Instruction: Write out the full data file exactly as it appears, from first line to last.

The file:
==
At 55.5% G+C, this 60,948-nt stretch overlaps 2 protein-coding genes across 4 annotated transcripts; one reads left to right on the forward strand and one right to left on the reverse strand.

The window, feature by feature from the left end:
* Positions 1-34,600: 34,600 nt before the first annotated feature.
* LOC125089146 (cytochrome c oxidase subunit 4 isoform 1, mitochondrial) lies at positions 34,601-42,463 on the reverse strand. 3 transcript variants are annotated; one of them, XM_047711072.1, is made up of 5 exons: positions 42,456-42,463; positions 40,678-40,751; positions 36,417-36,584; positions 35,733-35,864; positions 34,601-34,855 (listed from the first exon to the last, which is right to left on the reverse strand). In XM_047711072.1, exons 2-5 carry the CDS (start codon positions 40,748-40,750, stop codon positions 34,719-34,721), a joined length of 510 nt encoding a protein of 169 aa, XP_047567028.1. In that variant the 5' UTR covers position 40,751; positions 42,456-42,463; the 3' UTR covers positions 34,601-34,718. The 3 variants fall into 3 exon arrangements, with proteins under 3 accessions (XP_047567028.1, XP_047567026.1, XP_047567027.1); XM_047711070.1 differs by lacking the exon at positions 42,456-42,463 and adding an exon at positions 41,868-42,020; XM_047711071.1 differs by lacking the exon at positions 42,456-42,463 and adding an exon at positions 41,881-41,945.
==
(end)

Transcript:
At 55.5% G+C, this 60,948-nt stretch overlaps 2 protein-coding genes across 4 annotated transcripts; one reads left to right on the forward strand and one right to left on the reverse strand.

The window, feature by feature from the left end:
* Positions 1-34,600: 34,600 nt before the first annotated feature.
* LOC125089146 (cytochrome c oxidase subunit 4 isoform 1, mitochondrial) lies at positions 34,601-42,463 on the reverse strand. 3 transcript variants are annotated; one of them, XM_047711072.1, is made up of 5 exons: positions 42,456-42,463; positions 40,678-40,751; positions 36,417-36,584; positions 35,733-35,864; positions 34,601-34,855 (listed from the first exon to the last, which is right to left on the reverse strand). In XM_047711072.1, exons 2-5 carry the CDS (start codon positions 40,748-40,750, stop codon positions 34,719-34,721), a joined length of 510 nt encoding a protein of 169 aa, XP_047567028.1. In that variant the 5' UTR covers position 40,751; positions 42,456-42,463; the 3' UTR covers positions 34,601-34,718. The 3 variants fall into 3 exon arrangements, with proteins under 3 accessions (XP_047567028.1, XP_047567026.1, XP_047567027.1); XM_047711070.1 differs by lacking the exon at positions 42,456-42,463 and adding an exon at positions 41,868-42,020; XM_047711071.1 differs by lacking the exon at positions 42,456-42,463 and adding an exon at positions 41,881-41,945.